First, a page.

© BioMed Central Ltd 2001
Published: 19 December 2001
In the December 18 Proceedings of the National Academy of Sciences, Morin et al. describe a gene-trap strategy that generates green fluorescent protein (GFP) fusions and allows the study of protein distribution and subcellular localization in living flies (Proc Natl Acad Sci USA 2001, 98:15050-15055). They created a protein-trap transposon (PTT), a P element containing an artificial exon encoding GFP and flanked by splice acceptor and donor sequences. They derived over 600 fluorescent Drosophila lines and observed fusion proteins localized in a range of cellular organelles. Characterization of several of these revealed that in most cases splicing occurred correctly and fusions recapitulated endogenous expression of the trapped gene. Over 40% of characterized lines correspond to genes that were not predicted by the Drosophila Genome Project.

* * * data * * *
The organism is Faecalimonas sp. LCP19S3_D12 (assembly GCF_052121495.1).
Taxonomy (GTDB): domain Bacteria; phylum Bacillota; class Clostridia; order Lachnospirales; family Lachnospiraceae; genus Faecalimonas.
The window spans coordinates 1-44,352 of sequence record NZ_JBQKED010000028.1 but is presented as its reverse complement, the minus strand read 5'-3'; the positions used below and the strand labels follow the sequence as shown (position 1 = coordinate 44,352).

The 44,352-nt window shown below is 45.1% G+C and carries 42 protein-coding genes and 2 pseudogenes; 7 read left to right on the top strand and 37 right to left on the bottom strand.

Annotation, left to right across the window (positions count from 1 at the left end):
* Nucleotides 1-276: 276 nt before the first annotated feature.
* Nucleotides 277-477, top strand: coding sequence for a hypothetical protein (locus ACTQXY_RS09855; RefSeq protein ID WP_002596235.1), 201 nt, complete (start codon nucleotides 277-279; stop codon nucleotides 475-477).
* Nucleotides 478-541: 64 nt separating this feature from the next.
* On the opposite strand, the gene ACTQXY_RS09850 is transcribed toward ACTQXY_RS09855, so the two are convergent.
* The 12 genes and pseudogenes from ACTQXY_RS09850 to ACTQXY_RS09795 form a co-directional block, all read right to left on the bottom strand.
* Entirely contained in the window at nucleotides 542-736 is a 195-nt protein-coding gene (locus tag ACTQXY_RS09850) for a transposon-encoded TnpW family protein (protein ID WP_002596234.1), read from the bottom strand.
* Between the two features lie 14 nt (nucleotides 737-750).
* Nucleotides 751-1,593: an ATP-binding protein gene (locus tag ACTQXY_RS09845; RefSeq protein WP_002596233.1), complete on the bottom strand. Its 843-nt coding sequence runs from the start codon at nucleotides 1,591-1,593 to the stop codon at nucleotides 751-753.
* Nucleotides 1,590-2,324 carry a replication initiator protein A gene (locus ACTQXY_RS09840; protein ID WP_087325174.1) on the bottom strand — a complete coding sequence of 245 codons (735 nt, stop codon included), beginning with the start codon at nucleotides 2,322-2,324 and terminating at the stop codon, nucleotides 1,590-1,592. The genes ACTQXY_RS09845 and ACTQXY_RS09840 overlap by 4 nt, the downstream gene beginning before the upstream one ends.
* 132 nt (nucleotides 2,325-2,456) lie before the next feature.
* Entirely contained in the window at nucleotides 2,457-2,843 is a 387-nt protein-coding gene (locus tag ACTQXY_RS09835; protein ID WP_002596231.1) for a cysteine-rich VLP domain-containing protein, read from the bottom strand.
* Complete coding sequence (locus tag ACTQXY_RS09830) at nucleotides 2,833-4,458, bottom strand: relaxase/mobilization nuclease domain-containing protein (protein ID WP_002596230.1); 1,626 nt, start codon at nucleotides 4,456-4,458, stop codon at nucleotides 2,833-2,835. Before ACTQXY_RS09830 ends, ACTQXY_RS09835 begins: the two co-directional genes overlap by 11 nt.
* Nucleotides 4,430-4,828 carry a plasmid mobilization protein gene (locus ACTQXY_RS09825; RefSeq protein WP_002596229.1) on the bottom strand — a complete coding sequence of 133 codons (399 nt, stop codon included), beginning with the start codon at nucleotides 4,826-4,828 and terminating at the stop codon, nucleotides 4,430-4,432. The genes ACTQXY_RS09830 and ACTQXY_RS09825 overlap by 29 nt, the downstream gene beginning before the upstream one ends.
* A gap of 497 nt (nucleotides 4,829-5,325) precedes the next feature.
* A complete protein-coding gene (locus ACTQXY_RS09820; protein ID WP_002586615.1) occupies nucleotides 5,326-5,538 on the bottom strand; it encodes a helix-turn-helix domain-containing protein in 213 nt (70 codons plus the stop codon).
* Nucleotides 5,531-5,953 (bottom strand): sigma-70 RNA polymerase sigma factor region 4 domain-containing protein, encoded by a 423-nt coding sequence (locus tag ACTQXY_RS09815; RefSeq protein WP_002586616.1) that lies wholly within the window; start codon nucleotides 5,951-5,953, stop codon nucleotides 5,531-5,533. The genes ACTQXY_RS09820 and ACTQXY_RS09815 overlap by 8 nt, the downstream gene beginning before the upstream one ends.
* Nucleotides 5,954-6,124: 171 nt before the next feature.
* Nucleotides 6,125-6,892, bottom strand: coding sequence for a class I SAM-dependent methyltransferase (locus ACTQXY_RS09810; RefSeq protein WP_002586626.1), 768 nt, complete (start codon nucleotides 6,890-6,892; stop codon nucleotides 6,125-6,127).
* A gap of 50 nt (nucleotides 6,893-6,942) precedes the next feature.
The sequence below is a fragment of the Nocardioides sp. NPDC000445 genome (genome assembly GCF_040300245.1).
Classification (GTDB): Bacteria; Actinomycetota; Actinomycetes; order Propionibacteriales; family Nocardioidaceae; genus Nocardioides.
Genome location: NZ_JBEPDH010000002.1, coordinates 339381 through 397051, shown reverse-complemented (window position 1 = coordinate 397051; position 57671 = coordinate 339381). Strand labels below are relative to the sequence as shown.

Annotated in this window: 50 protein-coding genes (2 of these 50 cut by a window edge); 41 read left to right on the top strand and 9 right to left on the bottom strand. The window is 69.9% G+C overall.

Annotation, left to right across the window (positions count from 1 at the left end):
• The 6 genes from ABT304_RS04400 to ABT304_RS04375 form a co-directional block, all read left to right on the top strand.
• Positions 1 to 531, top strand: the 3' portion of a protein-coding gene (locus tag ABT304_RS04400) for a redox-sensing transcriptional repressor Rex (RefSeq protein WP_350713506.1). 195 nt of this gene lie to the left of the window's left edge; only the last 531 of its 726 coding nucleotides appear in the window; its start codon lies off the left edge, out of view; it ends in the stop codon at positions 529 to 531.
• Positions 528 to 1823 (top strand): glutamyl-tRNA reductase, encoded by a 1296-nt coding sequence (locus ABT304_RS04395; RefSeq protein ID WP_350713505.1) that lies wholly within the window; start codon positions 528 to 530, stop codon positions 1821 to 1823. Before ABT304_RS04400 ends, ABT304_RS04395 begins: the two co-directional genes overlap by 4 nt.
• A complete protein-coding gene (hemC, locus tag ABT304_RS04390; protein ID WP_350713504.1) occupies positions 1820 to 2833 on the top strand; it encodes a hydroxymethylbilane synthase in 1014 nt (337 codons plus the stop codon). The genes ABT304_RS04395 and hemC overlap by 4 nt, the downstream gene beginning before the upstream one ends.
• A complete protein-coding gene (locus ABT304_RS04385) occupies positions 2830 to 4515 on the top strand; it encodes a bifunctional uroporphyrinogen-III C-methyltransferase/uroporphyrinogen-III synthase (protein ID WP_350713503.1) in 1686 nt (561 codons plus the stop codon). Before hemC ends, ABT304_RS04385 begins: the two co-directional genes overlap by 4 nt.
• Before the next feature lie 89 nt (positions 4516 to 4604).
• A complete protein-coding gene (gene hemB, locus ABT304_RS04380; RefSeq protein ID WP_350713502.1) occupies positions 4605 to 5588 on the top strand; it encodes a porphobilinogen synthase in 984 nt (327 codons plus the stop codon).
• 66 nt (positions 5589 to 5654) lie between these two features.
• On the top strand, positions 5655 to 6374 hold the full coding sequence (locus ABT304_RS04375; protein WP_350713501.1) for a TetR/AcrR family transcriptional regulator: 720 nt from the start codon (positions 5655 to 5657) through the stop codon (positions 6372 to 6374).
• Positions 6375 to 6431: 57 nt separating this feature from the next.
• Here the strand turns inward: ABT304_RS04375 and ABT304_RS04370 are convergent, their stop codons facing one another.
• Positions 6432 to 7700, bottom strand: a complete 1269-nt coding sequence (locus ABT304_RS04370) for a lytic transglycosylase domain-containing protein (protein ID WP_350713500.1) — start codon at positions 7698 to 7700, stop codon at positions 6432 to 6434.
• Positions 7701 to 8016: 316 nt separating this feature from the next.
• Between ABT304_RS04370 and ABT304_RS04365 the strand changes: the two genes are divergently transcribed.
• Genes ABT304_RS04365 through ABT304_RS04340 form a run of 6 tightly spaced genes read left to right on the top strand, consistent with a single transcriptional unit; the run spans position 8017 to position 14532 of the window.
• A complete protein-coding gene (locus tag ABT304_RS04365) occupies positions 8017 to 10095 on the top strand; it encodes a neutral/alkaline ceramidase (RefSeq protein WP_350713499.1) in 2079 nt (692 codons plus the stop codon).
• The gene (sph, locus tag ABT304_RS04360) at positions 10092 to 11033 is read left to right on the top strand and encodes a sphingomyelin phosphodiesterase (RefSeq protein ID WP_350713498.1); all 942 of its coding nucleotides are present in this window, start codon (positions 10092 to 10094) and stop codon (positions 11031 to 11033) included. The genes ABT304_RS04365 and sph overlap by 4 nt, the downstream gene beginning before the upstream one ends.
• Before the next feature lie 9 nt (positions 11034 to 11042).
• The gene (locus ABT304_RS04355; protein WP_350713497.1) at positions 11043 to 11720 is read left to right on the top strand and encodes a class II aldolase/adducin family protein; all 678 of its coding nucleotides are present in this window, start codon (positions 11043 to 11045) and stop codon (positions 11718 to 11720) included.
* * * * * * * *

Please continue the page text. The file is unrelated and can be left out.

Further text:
- Proceedings of the National Academy of Sciences, [http://www.pnas.org]
- Green fluorescent protein as a marker for gene expression.